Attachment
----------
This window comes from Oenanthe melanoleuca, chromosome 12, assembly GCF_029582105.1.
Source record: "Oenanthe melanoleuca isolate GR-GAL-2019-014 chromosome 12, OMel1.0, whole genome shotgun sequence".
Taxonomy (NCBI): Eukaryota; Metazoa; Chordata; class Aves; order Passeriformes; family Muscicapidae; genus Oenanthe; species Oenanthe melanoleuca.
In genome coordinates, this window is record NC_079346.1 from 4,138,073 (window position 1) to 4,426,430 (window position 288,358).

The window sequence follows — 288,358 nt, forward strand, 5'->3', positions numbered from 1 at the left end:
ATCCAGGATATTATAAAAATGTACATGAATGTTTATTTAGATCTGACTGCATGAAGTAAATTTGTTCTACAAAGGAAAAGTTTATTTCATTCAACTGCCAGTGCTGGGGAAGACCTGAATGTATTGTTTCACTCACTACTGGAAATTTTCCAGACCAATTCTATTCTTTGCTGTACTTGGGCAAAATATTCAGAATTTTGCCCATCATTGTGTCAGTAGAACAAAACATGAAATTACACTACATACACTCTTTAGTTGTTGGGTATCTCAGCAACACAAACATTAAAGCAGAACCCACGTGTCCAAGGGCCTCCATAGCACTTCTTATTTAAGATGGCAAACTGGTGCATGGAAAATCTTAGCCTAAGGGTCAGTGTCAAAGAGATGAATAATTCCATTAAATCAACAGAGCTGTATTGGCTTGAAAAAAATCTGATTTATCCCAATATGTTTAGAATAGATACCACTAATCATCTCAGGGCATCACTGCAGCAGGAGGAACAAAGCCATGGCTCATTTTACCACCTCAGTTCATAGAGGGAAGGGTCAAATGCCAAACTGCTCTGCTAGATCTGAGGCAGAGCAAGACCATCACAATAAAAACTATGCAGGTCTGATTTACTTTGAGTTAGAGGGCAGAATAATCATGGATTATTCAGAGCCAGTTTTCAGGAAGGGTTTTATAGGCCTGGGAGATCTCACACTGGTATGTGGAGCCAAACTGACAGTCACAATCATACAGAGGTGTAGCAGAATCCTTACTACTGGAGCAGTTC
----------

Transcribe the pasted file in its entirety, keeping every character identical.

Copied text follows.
This window comes from Oenanthe melanoleuca, chromosome 12, assembly GCF_029582105.1.
Source record: "Oenanthe melanoleuca isolate GR-GAL-2019-014 chromosome 12, OMel1.0, whole genome shotgun sequence".
Taxonomy (NCBI): Eukaryota; Metazoa; Chordata; class Aves; order Passeriformes; family Muscicapidae; genus Oenanthe; species Oenanthe melanoleuca.
In genome coordinates, this window is record NC_079346.1 from 4,138,073 (window position 1) to 4,426,430 (window position 288,358).

The window sequence follows — 288,358 nt, forward strand, 5'->3', positions numbered from 1 at the left end:
ATCCAGGATATTATAAAAATGTACATGAATGTTTATTTAGATCTGACTGCATGAAGTAAATTTGTTCTACAAAGGAAAAGTTTATTTCATTCAACTGCCAGTGCTGGGGAAGACCTGAATGTATTGTTTCACTCACTACTGGAAATTTTCCAGACCAATTCTATTCTTTGCTGTACTTGGGCAAAATATTCAGAATTTTGCCCATCATTGTGTCAGTAGAACAAAACATGAAATTACACTACATACACTCTTTAGTTGTTGGGTATCTCAGCAACACAAACATTAAAGCAGAACCCACGTGTCCAAGGGCCTCCATAGCACTTCTTATTTAAGATGGCAAACTGGTGCATGGAAAATCTTAGCCTAAGGGTCAGTGTCAAAGAGATGAATAATTCCATTAAATCAACAGAGCTGTATTGGCTTGAAAAAAATCTGATTTATCCCAATATGTTTAGAATAGATACCACTAATCATCTCAGGGCATCACTGCAGCAGGAGGAACAAAGCCATGGCTCATTTTACCACCTCAGTTCATAGAGGGAAGGGTCAAATGCCAAACTGCTCTGCTAGATCTGAGGCAGAGCAAGACCATCACAATAAAAACTATGCAGGTCTGATTTACTTTGAGTTAGAGGGCAGAATAATCATGGATTATTCAGAGCCAGTTTTCAGGAAGGGTTTTATAGGCCTGGGAGATCTCACACTGGTATGTGGAGCCAAACTGACAGTCACAATCATACAGAGGTGTAGCAGAATCCTTACTACTGGAGCAGTTC